Miles of Hope Breast Cancer Foundation (residents of 9 New York Hudson Valley counties only) funds several programs that offer support to patients with breast cancer, including Medical Gap Care Fund, which provides grants to cover life emergencies and/or costs not covered by health insurance while undergoing breast cancer treatment; Complementary Medicine, which funds various complementary care methods to enhance recovery (eg, massage therapy, Reiki, exercise/dance, etc); scholarships for college-bound high school seniors affected by breast cancer; and Peer-to-Peer, which is a support program that matches patients with survivors trained to provide support.

Breast Cancer Assistance Fund (residents of all states except Arkansas, Iowa, Michigan, and Oregon) provides monies for living expenses and transportation to treatment, as well as emotional support. This grant is provided by the National Cancer Assistance Foundation Fund.

Discussions of Financial Issues

The researchers note that 78% of women report that they have never discussed the financial aspects of their breast cancer treatment with their oncology team. These grants are not enough to help the more than 3.8 million women in the United States with breast cancer, the researchers wrote. They suggest healthcare teams discuss financial counseling and planning with their patients at diagnosis and have financial support information readily available for patients while they are in the medical office.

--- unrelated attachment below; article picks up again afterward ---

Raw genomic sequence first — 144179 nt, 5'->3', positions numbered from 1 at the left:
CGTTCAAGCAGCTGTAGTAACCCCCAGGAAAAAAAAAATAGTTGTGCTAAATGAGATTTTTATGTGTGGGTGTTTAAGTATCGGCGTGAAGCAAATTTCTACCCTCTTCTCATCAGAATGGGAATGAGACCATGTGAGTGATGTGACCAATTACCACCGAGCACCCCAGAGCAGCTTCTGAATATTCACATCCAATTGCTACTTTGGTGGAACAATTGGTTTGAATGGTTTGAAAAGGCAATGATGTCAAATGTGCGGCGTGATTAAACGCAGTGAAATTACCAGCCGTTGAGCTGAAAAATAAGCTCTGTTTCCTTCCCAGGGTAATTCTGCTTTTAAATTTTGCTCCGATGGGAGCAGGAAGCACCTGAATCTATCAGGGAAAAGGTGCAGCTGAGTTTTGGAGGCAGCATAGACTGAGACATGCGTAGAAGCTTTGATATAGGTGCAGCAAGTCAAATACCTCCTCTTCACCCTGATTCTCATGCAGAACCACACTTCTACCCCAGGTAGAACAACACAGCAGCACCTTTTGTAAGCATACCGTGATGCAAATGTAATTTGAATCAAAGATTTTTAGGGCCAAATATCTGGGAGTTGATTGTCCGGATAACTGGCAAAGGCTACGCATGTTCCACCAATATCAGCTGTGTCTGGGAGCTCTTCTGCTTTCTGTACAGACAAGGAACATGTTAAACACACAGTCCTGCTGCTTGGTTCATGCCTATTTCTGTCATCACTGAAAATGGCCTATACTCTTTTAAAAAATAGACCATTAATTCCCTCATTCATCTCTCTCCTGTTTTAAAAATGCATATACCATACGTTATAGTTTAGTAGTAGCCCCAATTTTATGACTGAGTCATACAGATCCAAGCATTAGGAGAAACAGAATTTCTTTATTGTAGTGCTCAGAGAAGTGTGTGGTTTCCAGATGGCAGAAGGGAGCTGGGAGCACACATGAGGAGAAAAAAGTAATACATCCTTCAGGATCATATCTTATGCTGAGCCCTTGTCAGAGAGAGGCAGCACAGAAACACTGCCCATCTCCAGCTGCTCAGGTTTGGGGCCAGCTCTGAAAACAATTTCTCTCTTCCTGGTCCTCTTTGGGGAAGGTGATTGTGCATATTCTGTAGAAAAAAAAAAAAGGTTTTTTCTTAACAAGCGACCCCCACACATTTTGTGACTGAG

Disclosure: One study author declared affiliation with biotech, pharmaceutical, and/or device companies. Please see the reference for a complete list of disclosures.

Reference

Roy N, Villavisanis DF, Taub PJ. Mitigating financial toxicity in breast cancer from diagnosis to treatment and reconstruction. Clin Breast Cancer. Published online October 3, 2022. doi: 10.1016/j.clbc.2022.09.009